Grammys honcho Neil Portnow, president of the Recording Academy, said in a statement: "Recording Academy Trustees Award recipient Dick Clark was an entertainment icon, bringing music into the homes of millions of Americans over his nearly 60-year career. His shows American Bandstand and Dick Clark's New Year's Rockin' Eve blazed new trails in pop music and became pivotal celebrations of music on television, spotlighting both established and emerging artists. Our deepest heartfelt sympathies go out to his family, friends, fans, and all who have enjoyed his great contributions to music and entertainment. He will be terribly missed, and his legacy will live on forever."

New York City Mayor Michael Bloomberg, whose metropolis was taken over by Clark & Co. every Dec. 31, said: "Times Square is considered the crossroads of the world in no small part because Dick Clark's New Year's Eve celebrations there were beamed across the globe. I remember one New Year's Eve, he and I stood in Times Square marveling about how much the area—and the City—had improved over the years. But Dick Clark never had to change—he was a great entertainer who stood the test of time. Generations of Americans grew up with Dick, and yet he seemed forever young. His spirit will always live on in Times Square, and in hearts of millions of New Yorkers."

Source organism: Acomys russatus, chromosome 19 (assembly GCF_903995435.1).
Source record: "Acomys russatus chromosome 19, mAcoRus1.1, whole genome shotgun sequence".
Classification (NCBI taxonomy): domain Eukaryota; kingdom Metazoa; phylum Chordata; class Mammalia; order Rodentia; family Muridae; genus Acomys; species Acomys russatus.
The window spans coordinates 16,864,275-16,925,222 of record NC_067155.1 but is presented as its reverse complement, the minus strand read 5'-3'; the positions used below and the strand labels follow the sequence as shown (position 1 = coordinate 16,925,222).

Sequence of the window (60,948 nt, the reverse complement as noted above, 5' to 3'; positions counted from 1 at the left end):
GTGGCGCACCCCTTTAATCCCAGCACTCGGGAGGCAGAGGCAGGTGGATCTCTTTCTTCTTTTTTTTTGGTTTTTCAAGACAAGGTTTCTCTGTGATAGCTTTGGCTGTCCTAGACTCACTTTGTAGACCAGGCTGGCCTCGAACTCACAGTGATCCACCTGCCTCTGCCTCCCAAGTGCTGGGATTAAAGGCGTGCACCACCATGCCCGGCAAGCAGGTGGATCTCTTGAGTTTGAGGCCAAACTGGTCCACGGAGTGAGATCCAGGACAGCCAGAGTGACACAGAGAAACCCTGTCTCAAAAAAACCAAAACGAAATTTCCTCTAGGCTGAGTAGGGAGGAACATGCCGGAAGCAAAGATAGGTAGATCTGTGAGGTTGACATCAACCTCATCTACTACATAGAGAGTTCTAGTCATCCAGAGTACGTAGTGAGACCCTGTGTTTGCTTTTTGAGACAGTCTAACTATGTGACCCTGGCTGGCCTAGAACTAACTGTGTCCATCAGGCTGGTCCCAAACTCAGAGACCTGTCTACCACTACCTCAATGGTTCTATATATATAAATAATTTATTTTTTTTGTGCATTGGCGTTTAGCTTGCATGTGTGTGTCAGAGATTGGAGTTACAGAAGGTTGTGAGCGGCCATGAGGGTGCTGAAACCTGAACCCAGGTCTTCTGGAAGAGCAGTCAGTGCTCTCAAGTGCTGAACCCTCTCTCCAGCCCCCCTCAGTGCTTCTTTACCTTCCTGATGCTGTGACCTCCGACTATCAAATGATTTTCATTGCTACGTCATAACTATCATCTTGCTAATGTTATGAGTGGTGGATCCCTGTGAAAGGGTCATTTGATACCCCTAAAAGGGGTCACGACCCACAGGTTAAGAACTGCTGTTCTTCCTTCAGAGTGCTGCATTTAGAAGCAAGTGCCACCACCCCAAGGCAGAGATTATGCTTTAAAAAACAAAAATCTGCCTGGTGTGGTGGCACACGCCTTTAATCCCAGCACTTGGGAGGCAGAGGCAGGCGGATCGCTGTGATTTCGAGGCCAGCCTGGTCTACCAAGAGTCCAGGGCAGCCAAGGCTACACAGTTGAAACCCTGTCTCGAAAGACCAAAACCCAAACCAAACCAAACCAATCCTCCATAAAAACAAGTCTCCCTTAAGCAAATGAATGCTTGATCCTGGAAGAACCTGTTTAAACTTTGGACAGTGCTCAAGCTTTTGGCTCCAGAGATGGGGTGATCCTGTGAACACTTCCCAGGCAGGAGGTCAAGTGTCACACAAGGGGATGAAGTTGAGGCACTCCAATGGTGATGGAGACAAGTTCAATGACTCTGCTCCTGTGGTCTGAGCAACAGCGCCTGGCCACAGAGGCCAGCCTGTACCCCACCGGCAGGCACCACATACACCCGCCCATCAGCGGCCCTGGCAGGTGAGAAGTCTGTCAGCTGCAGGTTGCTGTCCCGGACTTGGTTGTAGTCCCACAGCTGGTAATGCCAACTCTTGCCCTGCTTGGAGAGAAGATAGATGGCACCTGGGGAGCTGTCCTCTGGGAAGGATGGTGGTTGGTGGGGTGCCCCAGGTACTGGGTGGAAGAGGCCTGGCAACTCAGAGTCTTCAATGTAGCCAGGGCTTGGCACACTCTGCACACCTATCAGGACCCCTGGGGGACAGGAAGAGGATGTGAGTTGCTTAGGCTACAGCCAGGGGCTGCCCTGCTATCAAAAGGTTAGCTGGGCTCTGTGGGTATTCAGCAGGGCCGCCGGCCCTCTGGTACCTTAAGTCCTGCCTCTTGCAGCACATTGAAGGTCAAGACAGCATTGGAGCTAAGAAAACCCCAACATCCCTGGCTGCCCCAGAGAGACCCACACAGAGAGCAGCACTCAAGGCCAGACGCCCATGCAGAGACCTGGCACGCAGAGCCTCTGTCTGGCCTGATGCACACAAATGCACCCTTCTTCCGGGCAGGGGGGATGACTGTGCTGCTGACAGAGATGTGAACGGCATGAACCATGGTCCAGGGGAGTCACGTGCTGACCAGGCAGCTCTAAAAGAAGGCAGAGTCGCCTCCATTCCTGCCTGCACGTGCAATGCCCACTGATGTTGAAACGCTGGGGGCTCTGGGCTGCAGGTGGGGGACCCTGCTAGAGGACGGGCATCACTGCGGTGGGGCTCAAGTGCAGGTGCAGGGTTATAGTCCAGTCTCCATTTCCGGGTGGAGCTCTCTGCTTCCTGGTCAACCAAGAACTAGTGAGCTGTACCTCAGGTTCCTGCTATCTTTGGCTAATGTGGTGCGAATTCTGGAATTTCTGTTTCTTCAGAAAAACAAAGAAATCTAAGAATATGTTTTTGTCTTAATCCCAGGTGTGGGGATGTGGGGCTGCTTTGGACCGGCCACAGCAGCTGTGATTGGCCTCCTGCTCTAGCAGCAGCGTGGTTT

The New Years Rockin' Eve team vowed via Twitter: "Dick Clark was a pioneer, entrepreneur, showman, icon, legend. The first to truly integrate music and TV. We will march on with his vision."

GALLERY: Dick Clark: A Legendary Life